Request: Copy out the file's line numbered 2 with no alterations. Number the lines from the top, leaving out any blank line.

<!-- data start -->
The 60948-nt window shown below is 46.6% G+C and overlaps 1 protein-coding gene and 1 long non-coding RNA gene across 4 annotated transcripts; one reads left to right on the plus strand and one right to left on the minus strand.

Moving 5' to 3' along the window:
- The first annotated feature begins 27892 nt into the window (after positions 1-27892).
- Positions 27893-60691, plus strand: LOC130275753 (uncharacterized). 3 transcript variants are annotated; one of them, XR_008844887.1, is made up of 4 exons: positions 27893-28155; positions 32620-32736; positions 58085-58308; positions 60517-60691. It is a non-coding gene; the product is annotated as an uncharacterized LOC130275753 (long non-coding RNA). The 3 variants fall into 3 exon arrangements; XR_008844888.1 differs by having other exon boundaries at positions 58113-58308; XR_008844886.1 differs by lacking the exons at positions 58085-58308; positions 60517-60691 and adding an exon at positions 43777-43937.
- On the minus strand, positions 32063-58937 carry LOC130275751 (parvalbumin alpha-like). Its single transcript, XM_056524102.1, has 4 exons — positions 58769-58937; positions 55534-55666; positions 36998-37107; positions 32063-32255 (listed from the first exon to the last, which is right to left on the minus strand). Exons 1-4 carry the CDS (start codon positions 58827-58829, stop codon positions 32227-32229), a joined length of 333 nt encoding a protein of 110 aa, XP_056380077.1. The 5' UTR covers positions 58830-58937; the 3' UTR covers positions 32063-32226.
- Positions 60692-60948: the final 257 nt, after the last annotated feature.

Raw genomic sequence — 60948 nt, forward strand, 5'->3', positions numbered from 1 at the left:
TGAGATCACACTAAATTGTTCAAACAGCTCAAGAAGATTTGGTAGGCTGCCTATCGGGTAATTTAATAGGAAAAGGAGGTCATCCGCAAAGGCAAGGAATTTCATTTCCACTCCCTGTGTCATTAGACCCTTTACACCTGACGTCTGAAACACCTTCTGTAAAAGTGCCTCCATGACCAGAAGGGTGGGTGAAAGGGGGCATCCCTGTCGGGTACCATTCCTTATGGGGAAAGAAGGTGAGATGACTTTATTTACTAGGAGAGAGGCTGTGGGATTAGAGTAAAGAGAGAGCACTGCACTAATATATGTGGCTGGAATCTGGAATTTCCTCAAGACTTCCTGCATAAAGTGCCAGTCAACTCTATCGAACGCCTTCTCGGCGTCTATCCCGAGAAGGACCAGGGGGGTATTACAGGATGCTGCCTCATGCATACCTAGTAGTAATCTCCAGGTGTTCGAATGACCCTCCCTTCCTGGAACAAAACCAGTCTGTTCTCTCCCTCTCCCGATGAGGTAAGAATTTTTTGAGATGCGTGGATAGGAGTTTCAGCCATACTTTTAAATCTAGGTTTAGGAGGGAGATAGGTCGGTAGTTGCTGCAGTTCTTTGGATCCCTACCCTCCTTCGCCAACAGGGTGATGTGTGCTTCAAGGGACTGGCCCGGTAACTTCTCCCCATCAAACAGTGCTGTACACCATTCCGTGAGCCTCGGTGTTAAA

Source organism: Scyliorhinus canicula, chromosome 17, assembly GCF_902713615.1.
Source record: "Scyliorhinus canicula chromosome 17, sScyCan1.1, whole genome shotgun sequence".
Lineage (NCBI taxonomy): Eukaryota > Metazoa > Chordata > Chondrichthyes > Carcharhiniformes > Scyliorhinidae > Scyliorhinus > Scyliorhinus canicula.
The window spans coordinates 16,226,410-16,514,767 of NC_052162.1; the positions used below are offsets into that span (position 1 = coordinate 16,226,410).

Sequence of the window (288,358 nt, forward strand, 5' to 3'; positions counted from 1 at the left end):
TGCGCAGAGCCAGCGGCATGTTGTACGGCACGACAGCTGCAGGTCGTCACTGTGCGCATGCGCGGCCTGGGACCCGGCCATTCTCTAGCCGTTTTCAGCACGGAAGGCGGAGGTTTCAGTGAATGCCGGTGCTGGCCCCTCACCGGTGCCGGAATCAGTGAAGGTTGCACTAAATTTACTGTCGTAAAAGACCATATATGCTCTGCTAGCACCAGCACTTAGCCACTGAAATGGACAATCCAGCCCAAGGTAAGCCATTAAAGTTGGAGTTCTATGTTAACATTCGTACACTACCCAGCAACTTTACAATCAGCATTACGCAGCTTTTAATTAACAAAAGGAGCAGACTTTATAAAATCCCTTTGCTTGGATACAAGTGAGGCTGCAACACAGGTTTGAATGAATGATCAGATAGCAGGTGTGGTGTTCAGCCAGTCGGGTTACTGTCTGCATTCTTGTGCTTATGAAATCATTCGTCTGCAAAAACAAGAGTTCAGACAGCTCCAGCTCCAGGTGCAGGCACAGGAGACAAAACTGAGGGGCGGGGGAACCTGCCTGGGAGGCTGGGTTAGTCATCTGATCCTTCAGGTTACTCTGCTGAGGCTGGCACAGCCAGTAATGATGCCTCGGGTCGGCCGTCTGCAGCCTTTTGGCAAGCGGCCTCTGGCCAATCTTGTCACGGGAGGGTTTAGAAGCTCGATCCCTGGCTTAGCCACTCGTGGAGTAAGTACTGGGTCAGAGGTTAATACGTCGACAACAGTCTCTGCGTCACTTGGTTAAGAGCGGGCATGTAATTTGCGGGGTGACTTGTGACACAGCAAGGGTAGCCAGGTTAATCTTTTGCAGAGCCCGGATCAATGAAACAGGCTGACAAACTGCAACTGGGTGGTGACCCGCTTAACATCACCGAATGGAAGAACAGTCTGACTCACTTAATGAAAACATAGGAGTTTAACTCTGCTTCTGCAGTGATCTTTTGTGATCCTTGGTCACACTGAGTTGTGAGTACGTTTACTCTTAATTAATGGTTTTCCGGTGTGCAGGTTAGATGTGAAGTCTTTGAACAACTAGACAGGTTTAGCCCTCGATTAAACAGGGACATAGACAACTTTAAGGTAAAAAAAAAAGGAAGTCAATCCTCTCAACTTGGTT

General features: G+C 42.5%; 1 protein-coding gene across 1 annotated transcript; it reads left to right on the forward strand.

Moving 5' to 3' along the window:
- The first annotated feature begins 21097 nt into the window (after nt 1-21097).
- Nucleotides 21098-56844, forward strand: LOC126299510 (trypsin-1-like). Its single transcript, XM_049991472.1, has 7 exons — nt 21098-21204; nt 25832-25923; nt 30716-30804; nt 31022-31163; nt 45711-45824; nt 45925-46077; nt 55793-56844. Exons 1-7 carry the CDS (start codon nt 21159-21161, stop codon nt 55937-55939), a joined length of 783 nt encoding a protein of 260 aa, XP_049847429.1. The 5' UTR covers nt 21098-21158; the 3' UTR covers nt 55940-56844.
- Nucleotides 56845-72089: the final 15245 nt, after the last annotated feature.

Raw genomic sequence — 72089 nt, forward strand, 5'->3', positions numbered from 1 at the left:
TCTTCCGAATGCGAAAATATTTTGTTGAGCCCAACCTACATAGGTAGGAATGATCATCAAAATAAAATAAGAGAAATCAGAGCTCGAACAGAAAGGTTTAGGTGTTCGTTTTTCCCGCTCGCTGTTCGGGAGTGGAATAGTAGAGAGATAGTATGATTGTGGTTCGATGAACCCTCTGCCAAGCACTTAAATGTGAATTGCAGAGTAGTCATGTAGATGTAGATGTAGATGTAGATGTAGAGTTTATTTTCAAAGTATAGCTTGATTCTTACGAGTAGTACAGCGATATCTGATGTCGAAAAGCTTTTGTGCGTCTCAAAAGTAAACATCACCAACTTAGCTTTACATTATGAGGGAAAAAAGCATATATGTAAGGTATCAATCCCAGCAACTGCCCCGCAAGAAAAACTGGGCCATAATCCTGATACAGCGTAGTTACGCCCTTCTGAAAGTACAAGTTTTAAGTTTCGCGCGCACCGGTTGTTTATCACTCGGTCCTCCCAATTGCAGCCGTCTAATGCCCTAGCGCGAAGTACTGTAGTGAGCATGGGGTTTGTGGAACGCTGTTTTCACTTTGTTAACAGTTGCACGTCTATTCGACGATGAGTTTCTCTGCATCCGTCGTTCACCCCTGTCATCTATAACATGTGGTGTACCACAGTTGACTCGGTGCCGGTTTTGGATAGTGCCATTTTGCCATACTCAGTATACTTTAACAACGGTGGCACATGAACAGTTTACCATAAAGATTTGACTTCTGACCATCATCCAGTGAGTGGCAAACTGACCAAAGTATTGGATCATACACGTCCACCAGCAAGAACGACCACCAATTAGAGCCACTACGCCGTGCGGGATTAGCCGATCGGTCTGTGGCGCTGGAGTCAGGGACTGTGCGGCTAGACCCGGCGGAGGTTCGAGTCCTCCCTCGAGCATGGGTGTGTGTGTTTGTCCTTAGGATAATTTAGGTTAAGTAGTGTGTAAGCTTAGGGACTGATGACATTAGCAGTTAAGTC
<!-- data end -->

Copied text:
Moving 5' to 3' along the window: